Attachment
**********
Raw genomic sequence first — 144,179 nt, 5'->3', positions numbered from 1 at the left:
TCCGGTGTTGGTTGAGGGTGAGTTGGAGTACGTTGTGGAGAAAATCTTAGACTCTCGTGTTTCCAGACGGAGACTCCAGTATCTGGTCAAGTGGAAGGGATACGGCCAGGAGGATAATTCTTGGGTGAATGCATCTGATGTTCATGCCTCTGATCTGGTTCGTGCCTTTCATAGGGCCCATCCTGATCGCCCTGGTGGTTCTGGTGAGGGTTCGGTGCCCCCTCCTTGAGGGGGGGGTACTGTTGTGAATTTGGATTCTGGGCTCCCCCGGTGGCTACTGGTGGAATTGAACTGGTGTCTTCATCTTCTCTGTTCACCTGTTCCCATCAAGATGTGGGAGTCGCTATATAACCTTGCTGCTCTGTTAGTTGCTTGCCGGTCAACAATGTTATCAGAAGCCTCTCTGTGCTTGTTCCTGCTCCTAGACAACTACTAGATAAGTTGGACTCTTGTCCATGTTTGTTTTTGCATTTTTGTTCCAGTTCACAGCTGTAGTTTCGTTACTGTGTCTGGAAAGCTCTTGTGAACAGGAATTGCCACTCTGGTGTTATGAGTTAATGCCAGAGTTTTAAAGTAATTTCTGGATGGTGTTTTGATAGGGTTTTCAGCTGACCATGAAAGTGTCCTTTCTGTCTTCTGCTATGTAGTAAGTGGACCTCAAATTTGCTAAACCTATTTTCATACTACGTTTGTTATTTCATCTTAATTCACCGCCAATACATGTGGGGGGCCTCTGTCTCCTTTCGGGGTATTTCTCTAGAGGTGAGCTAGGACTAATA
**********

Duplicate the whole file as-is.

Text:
Raw genomic sequence first — 144,179 nt, 5'->3', positions numbered from 1 at the left:
TCCGGTGTTGGTTGAGGGTGAGTTGGAGTACGTTGTGGAGAAAATCTTAGACTCTCGTGTTTCCAGACGGAGACTCCAGTATCTGGTCAAGTGGAAGGGATACGGCCAGGAGGATAATTCTTGGGTGAATGCATCTGATGTTCATGCCTCTGATCTGGTTCGTGCCTTTCATAGGGCCCATCCTGATCGCCCTGGTGGTTCTGGTGAGGGTTCGGTGCCCCCTCCTTGAGGGGGGGGTACTGTTGTGAATTTGGATTCTGGGCTCCCCCGGTGGCTACTGGTGGAATTGAACTGGTGTCTTCATCTTCTCTGTTCACCTGTTCCCATCAAGATGTGGGAGTCGCTATATAACCTTGCTGCTCTGTTAGTTGCTTGCCGGTCAACAATGTTATCAGAAGCCTCTCTGTGCTTGTTCCTGCTCCTAGACAACTACTAGATAAGTTGGACTCTTGTCCATGTTTGTTTTTGCATTTTTGTTCCAGTTCACAGCTGTAGTTTCGTTACTGTGTCTGGAAAGCTCTTGTGAACAGGAATTGCCACTCTGGTGTTATGAGTTAATGCCAGAGTTTTAAAGTAATTTCTGGATGGTGTTTTGATAGGGTTTTCAGCTGACCATGAAAGTGTCCTTTCTGTCTTCTGCTATGTAGTAAGTGGACCTCAAATTTGCTAAACCTATTTTCATACTACGTTTGTTATTTCATCTTAATTCACCGCCAATACATGTGGGGGGCCTCTGTCTCCTTTCGGGGTATTTCTCTAGAGGTGAGCTAGGACTAATA